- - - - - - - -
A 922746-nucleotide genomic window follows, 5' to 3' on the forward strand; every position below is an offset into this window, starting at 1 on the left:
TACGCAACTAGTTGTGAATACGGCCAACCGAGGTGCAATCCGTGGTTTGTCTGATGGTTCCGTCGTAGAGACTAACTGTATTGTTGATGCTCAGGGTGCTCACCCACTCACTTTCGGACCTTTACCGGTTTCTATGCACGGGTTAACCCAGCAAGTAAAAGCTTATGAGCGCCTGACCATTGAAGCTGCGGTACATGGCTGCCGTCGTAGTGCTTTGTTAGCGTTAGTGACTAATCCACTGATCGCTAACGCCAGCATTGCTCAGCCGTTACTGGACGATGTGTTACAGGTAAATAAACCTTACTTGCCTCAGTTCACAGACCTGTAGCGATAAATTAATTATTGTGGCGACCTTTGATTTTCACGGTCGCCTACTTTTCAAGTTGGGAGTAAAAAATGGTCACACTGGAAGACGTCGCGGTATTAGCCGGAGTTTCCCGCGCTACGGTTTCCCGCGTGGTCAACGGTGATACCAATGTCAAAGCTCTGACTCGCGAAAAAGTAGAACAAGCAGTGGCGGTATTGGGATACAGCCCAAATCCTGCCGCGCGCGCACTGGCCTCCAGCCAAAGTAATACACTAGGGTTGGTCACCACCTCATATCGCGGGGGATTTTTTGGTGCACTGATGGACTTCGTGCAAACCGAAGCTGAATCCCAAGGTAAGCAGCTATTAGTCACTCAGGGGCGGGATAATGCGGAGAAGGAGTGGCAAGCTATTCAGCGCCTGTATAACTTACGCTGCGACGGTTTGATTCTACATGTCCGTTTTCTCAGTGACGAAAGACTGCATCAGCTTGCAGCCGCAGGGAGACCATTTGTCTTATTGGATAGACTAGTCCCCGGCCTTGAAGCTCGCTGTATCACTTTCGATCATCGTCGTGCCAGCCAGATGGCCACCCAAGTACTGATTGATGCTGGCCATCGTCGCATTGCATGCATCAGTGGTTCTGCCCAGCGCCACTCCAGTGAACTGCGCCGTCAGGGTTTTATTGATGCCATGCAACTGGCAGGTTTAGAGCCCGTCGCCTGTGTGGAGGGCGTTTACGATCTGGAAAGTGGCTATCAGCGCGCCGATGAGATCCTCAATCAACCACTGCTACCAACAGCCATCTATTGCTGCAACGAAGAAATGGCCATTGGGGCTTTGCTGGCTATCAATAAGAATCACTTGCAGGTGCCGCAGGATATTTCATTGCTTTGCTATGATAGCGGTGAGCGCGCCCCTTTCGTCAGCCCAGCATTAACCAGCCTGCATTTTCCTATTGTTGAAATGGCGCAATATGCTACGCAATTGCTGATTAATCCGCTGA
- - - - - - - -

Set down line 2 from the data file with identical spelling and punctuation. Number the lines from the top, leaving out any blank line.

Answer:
TACGCAACTAGTTGTGAATACGGCCAACCGAGGTGCAATCCGTGGTTTGTCTGATGGTTCCGTCGTAGAGACTAACTGTATTGTTGATGCTCAGGGTGCTCACCCACTCACTTTCGGACCTTTACCGGTTTCTATGCACGGGTTAACCCAGCAAGTAAAAGCTTATGAGCGCCTGACCATTGAAGCTGCGGTACATGGCTGCCGTCGTAGTGCTTTGTTAGCGTTAGTGACTAATCCACTGATCGCTAACGCCAGCATTGCTCAGCCGTTACTGGACGATGTGTTACAGGTAAATAAACCTTACTTGCCTCAGTTCACAGACCTGTAGCGATAAATTAATTATTGTGGCGACCTTTGATTTTCACGGTCGCCTACTTTTCAAGTTGGGAGTAAAAAATGGTCACACTGGAAGACGTCGCGGTATTAGCCGGAGTTTCCCGCGCTACGGTTTCCCGCGTGGTCAACGGTGATACCAATGTCAAAGCTCTGACTCGCGAAAAAGTAGAACAAGCAGTGGCGGTATTGGGATACAGCCCAAATCCTGCCGCGCGCGCACTGGCCTCCAGCCAAAGTAATACACTAGGGTTGGTCACCACCTCATATCGCGGGGGATTTTTTGGTGCACTGATGGACTTCGTGCAAACCGAAGCTGAATCCCAAGGTAAGCAGCTATTAGTCACTCAGGGGCGGGATAATGCGGAGAAGGAGTGGCAAGCTATTCAGCGCCTGTATAACTTACGCTGCGACGGTTTGATTCTACATGTCCGTTTTCTCAGTGACGAAAGACTGCATCAGCTTGCAGCCGCAGGGAGACCATTTGTCTTATTGGATAGACTAGTCCCCGGCCTTGAAGCTCGCTGTATCACTTTCGATCATCGTCGTGCCAGCCAGATGGCCACCCAAGTACTGATTGATGCTGGCCATCGTCGCATTGCATGCATCAGTGGTTCTGCCCAGCGCCACTCCAGTGAACTGCGCCGTCAGGGTTTTATTGATGCCATGCAACTGGCAGGTTTAGAGCCCGTCGCCTGTGTGGAGGGCGTTTACGATCTGGAAAGTGGCTATCAGCGCGCCGATGAGATCCTCAATCAACCACTGCTACCAACAGCCATCTATTGCTGCAACGAAGAAATGGCCATTGGGGCTTTGCTGGCTATCAATAAGAATCACTTGCAGGTGCCGCAGGATATTTCATTGCTTTGCTATGATAGCGGTGAGCGCGCCCCTTTCGTCAGCCCAGCATTAACCAGCCTGCATTTTCCTATTGTTGAAATGGCGCAATATGCTACGCAATTGCTGATTAATCCGCTGA